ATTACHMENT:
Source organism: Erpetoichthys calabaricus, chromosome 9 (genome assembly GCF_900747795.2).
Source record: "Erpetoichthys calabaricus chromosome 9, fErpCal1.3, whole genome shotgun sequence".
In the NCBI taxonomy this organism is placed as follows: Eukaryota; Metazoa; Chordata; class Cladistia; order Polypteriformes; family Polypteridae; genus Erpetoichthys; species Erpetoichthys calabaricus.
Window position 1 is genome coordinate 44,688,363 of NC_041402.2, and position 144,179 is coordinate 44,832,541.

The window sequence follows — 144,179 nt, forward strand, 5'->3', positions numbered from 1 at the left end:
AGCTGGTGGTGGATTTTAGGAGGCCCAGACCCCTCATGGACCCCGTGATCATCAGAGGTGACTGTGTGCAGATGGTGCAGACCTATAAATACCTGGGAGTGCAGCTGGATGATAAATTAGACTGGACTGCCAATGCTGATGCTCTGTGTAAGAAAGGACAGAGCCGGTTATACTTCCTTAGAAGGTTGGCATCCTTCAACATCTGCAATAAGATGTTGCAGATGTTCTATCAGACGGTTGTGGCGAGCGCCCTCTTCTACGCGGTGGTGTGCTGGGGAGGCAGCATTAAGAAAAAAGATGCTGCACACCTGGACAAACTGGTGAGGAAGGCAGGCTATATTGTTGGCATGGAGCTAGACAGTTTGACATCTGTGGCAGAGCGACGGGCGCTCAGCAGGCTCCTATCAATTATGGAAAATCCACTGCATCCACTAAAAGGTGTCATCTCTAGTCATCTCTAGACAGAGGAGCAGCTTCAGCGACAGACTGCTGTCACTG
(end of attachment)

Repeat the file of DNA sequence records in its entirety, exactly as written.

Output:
Source organism: Erpetoichthys calabaricus, chromosome 9 (genome assembly GCF_900747795.2).
Source record: "Erpetoichthys calabaricus chromosome 9, fErpCal1.3, whole genome shotgun sequence".
In the NCBI taxonomy this organism is placed as follows: Eukaryota; Metazoa; Chordata; class Cladistia; order Polypteriformes; family Polypteridae; genus Erpetoichthys; species Erpetoichthys calabaricus.
Window position 1 is genome coordinate 44,688,363 of NC_041402.2, and position 144,179 is coordinate 44,832,541.

The window sequence follows — 144,179 nt, forward strand, 5'->3', positions numbered from 1 at the left end:
AGCTGGTGGTGGATTTTAGGAGGCCCAGACCCCTCATGGACCCCGTGATCATCAGAGGTGACTGTGTGCAGATGGTGCAGACCTATAAATACCTGGGAGTGCAGCTGGATGATAAATTAGACTGGACTGCCAATGCTGATGCTCTGTGTAAGAAAGGACAGAGCCGGTTATACTTCCTTAGAAGGTTGGCATCCTTCAACATCTGCAATAAGATGTTGCAGATGTTCTATCAGACGGTTGTGGCGAGCGCCCTCTTCTACGCGGTGGTGTGCTGGGGAGGCAGCATTAAGAAAAAAGATGCTGCACACCTGGACAAACTGGTGAGGAAGGCAGGCTATATTGTTGGCATGGAGCTAGACAGTTTGACATCTGTGGCAGAGCGACGGGCGCTCAGCAGGCTCCTATCAATTATGGAAAATCCACTGCATCCACTAAAAGGTGTCATCTCTAGTCATCTCTAGACAGAGGAGCAGCTTCAGCGACAGACTGCTGTCACTG